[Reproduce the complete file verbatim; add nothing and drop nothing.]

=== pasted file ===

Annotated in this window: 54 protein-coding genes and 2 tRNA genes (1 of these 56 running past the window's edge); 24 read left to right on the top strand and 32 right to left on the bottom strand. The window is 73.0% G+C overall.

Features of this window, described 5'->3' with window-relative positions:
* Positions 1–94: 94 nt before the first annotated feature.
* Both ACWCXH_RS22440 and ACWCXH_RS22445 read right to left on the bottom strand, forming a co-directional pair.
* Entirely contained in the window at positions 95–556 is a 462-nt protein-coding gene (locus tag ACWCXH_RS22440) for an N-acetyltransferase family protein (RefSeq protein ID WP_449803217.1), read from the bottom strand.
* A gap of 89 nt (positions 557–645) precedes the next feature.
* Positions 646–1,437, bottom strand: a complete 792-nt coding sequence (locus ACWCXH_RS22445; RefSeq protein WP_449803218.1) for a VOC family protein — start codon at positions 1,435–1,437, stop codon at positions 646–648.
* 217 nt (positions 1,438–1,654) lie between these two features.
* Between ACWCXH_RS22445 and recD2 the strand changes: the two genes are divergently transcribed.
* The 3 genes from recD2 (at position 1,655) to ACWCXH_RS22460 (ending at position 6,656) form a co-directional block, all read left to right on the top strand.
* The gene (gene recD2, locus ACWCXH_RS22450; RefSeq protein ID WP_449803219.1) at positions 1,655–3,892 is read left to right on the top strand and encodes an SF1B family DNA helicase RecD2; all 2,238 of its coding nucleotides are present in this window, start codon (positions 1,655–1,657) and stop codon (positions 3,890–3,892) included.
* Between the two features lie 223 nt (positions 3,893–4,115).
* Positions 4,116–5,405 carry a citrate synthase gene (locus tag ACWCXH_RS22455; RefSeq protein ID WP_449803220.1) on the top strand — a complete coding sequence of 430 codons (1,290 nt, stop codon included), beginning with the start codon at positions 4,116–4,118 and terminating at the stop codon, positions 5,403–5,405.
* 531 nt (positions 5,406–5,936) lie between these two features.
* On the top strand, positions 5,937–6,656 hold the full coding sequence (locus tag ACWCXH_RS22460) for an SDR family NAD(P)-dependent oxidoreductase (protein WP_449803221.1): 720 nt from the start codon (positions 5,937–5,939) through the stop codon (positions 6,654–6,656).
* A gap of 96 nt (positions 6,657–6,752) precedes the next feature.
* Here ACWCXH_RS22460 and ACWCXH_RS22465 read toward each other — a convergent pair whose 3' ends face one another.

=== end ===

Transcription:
Annotated in this window: 54 protein-coding genes and 2 tRNA genes (1 of these 56 running past the window's edge); 24 read left to right on the top strand and 32 right to left on the bottom strand. The window is 73.0% G+C overall.

Features of this window, described 5'->3' with window-relative positions:
* Positions 1–94: 94 nt before the first annotated feature.
* Both ACWCXH_RS22440 and ACWCXH_RS22445 read right to left on the bottom strand, forming a co-directional pair.
* Entirely contained in the window at positions 95–556 is a 462-nt protein-coding gene (locus tag ACWCXH_RS22440) for an N-acetyltransferase family protein (RefSeq protein ID WP_449803217.1), read from the bottom strand.
* A gap of 89 nt (positions 557–645) precedes the next feature.
* Positions 646–1,437, bottom strand: a complete 792-nt coding sequence (locus ACWCXH_RS22445; RefSeq protein WP_449803218.1) for a VOC family protein — start codon at positions 1,435–1,437, stop codon at positions 646–648.
* 217 nt (positions 1,438–1,654) lie between these two features.
* Between ACWCXH_RS22445 and recD2 the strand changes: the two genes are divergently transcribed.
* The 3 genes from recD2 (at position 1,655) to ACWCXH_RS22460 (ending at position 6,656) form a co-directional block, all read left to right on the top strand.
* The gene (gene recD2, locus ACWCXH_RS22450; RefSeq protein ID WP_449803219.1) at positions 1,655–3,892 is read left to right on the top strand and encodes an SF1B family DNA helicase RecD2; all 2,238 of its coding nucleotides are present in this window, start codon (positions 1,655–1,657) and stop codon (positions 3,890–3,892) included.
* Between the two features lie 223 nt (positions 3,893–4,115).
* Positions 4,116–5,405 carry a citrate synthase gene (locus tag ACWCXH_RS22455; RefSeq protein ID WP_449803220.1) on the top strand — a complete coding sequence of 430 codons (1,290 nt, stop codon included), beginning with the start codon at positions 4,116–4,118 and terminating at the stop codon, positions 5,403–5,405.
* 531 nt (positions 5,406–5,936) lie between these two features.
* On the top strand, positions 5,937–6,656 hold the full coding sequence (locus tag ACWCXH_RS22460) for an SDR family NAD(P)-dependent oxidoreductase (protein WP_449803221.1): 720 nt from the start codon (positions 5,937–5,939) through the stop codon (positions 6,654–6,656).
* A gap of 96 nt (positions 6,657–6,752) precedes the next feature.
* Here ACWCXH_RS22460 and ACWCXH_RS22465 read toward each other — a convergent pair whose 3' ends face one another.